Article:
Â It was fitting in a way that our geneological spelunking trip to Mineral Wells coincided with yet another shuddering, ratcheting triple-digit fall of the Dow.Â My uncles are the keepers of the Luttrell flame now, the ones who know the stories, who were there when the people with the names on tombstones were laid to rest. (more…)
Archive for February, 2009
Â Â Â Â Â Semifreddo (“half-cold”, literally) is a dreamy Italian dessert that’s easy to make and involves neither rock salt nor yet another appliance that otherwise gathers dust in your cupboard.Â I tried it first in Asti, eponymous city of Spumante, and home of Barbero, maker of torrone and deep dark chocolate.Â This dessert uses three of Barbero’s “tripolino” bars (crunchy nougat covered with chocolate) and makes one casserole-pan size semifreddo, enough for 10 people or so.Â The recipe is easy, involves a lot of whipping and uses a lot of pans, but the simple joy of seeing the wisk attachment create daisy patterns as it whips the cream makes my day (not to mention the sweet treat after!)
Here’s the recipe: (more…)
Â Â Â Â Â Â In this winter, this season of our discontent, audacity springs anew.Â Every flowery hyperbole, each incanted cliche about a man’s heart, springing hope, is somehow new, real, this time of year.Â Walking in the morning, I notice fuzzy buds poking out at the tips of splintered Bradford Pear trees, and greenish wisps float in the straggly bad hair of the weeping willow.
And hope springs, anew, eternal.Â The audacity, the vibrant chartreuse of the sweet potato vine cuttingÂ I brought inside before the Thanksgiving freeze reaches out of its crystal vase towards the fluorescent kitchen light now:Â but soon, soon, it will come to life again outside. (more…)
We’re launching our new series on Italy: each week, we’ll focus on a particular region and talk about the history/culture, wine, food and travel. This month, the focus is on Friuli Venezia Giulia, in farthest northeast Italy, with its capital in Trieste. We’ll actually be there and reporting live in March for Olio Capitale, a convention of all things olive oil.So – a little history. For those of us who didn’t listen in to venerable greats such as Ms. Alma Schulkey and other High School Wold History teachers, it’s interesting to learn that Italy only became a unified country in 1866, and that parts of Friuli Venezia Giuli did not become a part of Italy until after the fall of the Austrian Hapsburg Empire in 1918. (more…)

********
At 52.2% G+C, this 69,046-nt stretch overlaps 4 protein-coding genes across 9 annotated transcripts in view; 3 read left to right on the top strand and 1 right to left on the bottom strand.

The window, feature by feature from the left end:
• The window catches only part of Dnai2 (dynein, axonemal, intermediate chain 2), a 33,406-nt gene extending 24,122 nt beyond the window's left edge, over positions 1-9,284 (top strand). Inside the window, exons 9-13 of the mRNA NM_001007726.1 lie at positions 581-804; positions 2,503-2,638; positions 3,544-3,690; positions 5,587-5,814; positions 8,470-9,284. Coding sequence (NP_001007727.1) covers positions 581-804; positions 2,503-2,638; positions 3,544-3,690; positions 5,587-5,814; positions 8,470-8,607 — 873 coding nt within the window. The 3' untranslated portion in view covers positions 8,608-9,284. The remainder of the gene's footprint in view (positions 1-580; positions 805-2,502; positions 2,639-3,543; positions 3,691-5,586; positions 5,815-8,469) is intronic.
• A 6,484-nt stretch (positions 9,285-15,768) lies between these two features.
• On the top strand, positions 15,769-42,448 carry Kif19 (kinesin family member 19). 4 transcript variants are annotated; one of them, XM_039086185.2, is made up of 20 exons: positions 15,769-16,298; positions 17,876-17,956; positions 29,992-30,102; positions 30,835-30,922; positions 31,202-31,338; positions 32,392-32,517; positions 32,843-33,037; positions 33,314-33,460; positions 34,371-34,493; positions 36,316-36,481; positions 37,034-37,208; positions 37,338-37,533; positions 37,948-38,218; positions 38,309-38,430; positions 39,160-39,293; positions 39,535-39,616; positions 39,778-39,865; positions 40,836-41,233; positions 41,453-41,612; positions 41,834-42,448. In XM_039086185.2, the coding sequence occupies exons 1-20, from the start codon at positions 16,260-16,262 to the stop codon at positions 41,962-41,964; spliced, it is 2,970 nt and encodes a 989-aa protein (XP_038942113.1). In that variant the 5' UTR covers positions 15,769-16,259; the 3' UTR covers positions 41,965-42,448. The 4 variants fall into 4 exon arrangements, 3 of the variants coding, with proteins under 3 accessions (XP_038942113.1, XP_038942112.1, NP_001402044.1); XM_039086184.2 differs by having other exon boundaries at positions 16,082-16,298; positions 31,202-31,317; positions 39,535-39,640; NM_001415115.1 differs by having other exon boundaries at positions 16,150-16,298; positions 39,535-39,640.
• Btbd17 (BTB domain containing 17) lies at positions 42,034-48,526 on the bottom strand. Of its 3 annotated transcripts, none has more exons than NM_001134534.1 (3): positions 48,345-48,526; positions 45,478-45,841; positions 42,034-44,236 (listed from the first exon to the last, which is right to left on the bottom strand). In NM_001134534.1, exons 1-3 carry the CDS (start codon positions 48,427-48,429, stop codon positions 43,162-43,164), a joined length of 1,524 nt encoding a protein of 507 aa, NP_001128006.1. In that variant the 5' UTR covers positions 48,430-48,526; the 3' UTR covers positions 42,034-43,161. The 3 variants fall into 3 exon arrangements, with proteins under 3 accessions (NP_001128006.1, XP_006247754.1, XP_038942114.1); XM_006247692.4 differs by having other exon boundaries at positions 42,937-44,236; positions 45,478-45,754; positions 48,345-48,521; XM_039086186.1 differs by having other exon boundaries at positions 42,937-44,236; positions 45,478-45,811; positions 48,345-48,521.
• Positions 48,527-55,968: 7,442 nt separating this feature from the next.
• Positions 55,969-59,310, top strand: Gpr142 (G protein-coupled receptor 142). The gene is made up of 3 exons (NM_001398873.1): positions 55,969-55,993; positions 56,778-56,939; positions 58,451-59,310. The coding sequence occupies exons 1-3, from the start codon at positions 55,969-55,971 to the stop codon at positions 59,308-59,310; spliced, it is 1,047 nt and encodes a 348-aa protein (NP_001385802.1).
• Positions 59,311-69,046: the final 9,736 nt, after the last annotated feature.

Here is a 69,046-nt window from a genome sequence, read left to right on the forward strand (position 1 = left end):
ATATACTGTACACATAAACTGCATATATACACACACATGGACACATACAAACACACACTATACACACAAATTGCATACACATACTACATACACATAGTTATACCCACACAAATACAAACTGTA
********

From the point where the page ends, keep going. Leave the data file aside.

Â Â Â Well, we had a fistfull of herbs left over from Gary’s Cassoulet last week (click here if you missed it!). Whatever to do? As one of the best ways to conserve money and the environment is not to waste what you have, we pondered the bagful, still sprightly and green.We were grilling out that night, and Gary chopped up several varieties of them, and we chose a palette full for our burgers. Well, ok, after it was all over, most likely all inhabitants of the previous week’s bouquet garni made it into the burger. But what a wonderful, interesting, and different flavor the fresh herbs gave! And how sad that we hadn’t done this before! Of course, the fact that we used Rusty’s Grass Fed Beef ($6 a pound, call us or email to order) didn’t hurt a bit! (more…)
Â In Italian, an evening walk is called a “passeggiata”, which calls to my mind the sense of a passage, of Greek figures, arms linked in eternity, dancing round a frieze on a bowl.Â But some days the figures stop, the music dies.Â And in that stillness we are re-called: to respect those little habits, those patterns, everyday and wholesome, that form the framework of our lives.
We’ve got one dog now, a “senior Border Collie,” as her friend Dagmar calls her.Â After her most-of-her-lifetime companion, competition, and supplier of stolen food, Sunny, died last spring, Bogey is somewhat changed.Â We try not to notice the parts of her that are slipping away:Â her obsession with balls and toys now a thing of the past.Â But one thing still rocks her world and turns her into the whirling, leaping puppy that she was 14 years ago:Â the WALK! (more…)
Â Starting next week, we’re putting together a little weekly series that will focus on one region per month. Each week, we will report on one of these topics: wine, food, culture/history, and travel. Before we get started, however, we thought it might be worthwhile to bring everybody up to speed about the history of the Italian republic itself, and the reasons why the regional influences are so strong there. For example, did you know that the country we know as Italy today did not exist until the late 1800′s?
Â Â Cassoulet, epic dish of the French Languedoc countryside just west of Provence, is a perfect dish to prep early, then let simmer all day long, as it fills the house with rich aromas of a variety of meats and herbs.Â Such was Gary’s choice for SuperBowl Sunday: no chicken wings here, no siree!Â
But of course, our ambient resources did not exactly fit the classic mold; we were a little short onÂ duck, duck, goose, so tweaked a bit.Â To get a good grasp of the essentials, click here to see what Epicurious has on line.Â (more…)